When I was growing up, our grass was never in great shape, and that’s one more reason I appreciate my dad. The longer I’m around, the more reasons I seem to find to be thankful for him and my mom.
My dad let us basically destroy his front yard playing our neighborhood games. And I say “his front yard,” but it really stretched up and down most of the front yards on the block. We had to have that much space for our football grudge matches.
All of us guys in the neighborhood thought we were headed to the pros, so these were intense battles. We’d argue about the rules, who stepped on the invisible out-of-bounds line, and almost everything else. Do you have memories like that?
Football was the most common activity, but those yards saw their share of whiffleball games and just about any other sport or activity that we dreamed up. That grass was worn down to the dirt most of the time.
It’s kind of amazing my dad let us do that. How many of us would let our kids wear out the grass? I sure don’t want my son tearing up my lawn goofing with his friends. And I’ve seen other dads getting on their kids for messing something up or causing a minor inconvenience … but they’re really just being kids!
I don’t believe any dads truly value their grass over their children. But I wonder what message we’re sending to our kids on a day-to-day basis. Do they think we care about our grass, our cars, our carpet, and so on, more than we care about them?
Harmon Killebrew, the Hall-of-Fame hitter who played for the Minnesota Twins, told a story that makes the point well: “My father used to play with my brother and me in the yard. One time, my mother came out the screen door and said, ‘You’re tearing up the grass.’ My dad lovingly replied, ‘Sweetheart, we’re not raising grass. We’re raising boys.’”
Now, there has to be some balance here. We can’t let our children to be completely careless with property; they need to learn responsibility. But we also need to make it very clear to them that their growth and development is more important to us than keeping our things just so. They need the space and opportunities to be kids and enjoy being kids.
As dads, we should embrace the fact that growing up comes with some accidents, some worn-out possessions, some dents and repairs. That attitude can help us relax a bit. The grass or the bushes will grow back. The window or car headlight can be replaced. But those childhood years are short and precious.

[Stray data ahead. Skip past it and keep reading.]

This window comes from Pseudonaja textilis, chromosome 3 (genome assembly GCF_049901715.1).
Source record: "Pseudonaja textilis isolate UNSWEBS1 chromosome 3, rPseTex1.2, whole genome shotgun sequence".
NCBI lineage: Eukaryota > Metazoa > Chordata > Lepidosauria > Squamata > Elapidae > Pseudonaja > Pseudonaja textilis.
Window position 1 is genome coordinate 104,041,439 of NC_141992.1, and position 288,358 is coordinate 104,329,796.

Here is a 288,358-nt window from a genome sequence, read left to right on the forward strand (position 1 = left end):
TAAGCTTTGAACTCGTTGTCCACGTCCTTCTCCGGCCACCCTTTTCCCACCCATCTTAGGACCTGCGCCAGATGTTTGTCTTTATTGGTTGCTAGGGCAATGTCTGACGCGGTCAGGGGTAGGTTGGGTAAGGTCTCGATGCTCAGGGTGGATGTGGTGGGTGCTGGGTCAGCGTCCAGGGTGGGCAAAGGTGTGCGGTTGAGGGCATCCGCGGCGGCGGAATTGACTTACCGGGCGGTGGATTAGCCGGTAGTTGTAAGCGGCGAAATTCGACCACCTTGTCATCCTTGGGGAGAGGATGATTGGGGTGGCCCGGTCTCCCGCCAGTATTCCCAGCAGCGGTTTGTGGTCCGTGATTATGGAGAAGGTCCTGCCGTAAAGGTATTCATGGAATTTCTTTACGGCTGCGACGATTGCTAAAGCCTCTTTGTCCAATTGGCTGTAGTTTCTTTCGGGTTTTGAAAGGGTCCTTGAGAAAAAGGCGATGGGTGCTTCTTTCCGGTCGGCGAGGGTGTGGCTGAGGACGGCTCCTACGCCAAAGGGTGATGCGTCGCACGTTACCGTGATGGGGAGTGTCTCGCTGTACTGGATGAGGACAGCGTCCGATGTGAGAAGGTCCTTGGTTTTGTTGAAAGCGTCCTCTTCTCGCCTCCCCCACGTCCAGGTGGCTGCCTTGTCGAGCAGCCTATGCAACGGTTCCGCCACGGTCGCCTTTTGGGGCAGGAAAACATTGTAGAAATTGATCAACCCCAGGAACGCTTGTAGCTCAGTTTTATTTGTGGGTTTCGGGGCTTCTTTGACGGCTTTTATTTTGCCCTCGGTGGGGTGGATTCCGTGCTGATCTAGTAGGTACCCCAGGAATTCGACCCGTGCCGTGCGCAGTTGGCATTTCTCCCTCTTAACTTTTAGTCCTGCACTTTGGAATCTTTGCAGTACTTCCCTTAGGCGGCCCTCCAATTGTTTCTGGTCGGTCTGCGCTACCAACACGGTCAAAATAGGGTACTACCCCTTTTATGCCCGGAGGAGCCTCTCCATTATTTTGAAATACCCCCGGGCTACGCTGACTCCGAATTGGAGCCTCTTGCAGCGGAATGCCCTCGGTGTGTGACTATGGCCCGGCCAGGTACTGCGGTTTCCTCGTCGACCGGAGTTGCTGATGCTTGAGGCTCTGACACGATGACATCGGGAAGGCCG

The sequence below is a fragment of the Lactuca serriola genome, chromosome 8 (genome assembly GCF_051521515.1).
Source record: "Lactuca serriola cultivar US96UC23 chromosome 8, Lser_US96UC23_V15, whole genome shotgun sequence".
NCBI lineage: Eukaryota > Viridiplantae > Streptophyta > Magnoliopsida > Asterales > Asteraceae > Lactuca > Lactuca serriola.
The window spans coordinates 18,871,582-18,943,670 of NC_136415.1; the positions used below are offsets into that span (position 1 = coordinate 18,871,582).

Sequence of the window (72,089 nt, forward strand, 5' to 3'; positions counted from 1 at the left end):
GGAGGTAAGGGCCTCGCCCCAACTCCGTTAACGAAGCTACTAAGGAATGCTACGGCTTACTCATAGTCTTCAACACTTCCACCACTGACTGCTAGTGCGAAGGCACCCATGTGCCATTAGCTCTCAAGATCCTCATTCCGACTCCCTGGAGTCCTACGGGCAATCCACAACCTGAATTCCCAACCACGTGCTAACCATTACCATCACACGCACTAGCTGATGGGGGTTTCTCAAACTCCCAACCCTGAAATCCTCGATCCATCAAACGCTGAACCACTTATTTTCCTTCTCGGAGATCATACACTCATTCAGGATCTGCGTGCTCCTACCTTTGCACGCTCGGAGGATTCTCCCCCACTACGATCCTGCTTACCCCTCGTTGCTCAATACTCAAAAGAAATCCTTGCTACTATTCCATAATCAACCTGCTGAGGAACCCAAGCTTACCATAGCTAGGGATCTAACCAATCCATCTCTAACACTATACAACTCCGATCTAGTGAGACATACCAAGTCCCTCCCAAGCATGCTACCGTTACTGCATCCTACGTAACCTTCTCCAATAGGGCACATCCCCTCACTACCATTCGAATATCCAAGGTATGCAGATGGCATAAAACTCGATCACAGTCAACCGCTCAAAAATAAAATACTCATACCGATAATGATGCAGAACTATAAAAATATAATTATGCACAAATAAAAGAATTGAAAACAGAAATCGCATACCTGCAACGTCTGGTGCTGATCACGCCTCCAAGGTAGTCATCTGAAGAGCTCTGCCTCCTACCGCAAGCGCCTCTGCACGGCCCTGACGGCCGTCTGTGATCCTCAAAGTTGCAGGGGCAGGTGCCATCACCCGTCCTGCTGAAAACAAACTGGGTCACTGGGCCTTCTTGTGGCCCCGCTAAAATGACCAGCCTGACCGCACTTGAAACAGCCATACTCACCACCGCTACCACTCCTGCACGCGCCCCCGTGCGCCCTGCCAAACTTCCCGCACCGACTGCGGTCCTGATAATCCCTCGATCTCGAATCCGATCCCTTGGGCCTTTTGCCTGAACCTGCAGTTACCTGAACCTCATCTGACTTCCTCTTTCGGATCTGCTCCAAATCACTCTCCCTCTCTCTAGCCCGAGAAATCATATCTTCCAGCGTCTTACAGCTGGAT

Find ways to allow your children to express their imagination and exuberance. It reflects your commitment to them and your desire to see them grow up with confidence and a sense of adventure.
I never made the pros in football, but the time spent playing and dreaming in my front yard led to a role of speaking in just about every NFL locker room over the years. And, dad, you need to make sure something like that could happen with your kids, too. You just never know where childhood dreams will lead.
ACTION POINTS for Dads on the Journey
- Join your kids outside when they’re playing—whatever the sport or activity.
- Expose your kids to a wide variety of experiences and pursuits, and jump in to that experience with them.
- Help create opportunities for your child to take another step toward his dreams. Get a book on the topic, buy tickets to a local event that’s related, enroll her in a class, or get to know someone who’s currently living out that dream.
- Ask your children about their dreams, and respond optimistically to what they say—even if they seem unrealistic or outlandish at first.
- Be an enthusiastic encourager and cheerleader for whatever your child pursues. Promise your prayers and support.
Please join the discussion: How did your dad allow you to experiment and dream when you were a child? Please share your comments either below or on our Facebook page.
Carey Casey is the CEO of the National Center for Fathering, a nonprofit organization dedicated to changing the culture of fathering in America by enlisting 6.5 million fathers who to make the Championship Fathering Commitment. NCF believes that every child needs a dad they can count on, and uses its resources to inspire and equip men to be the involved fathers, grandfathers and father figures their children need. Subscribe to his weekly email tip by clicking here: “Yes! I want tips on how to be a great dad who loves, coaches, mentors, and inspires my children.
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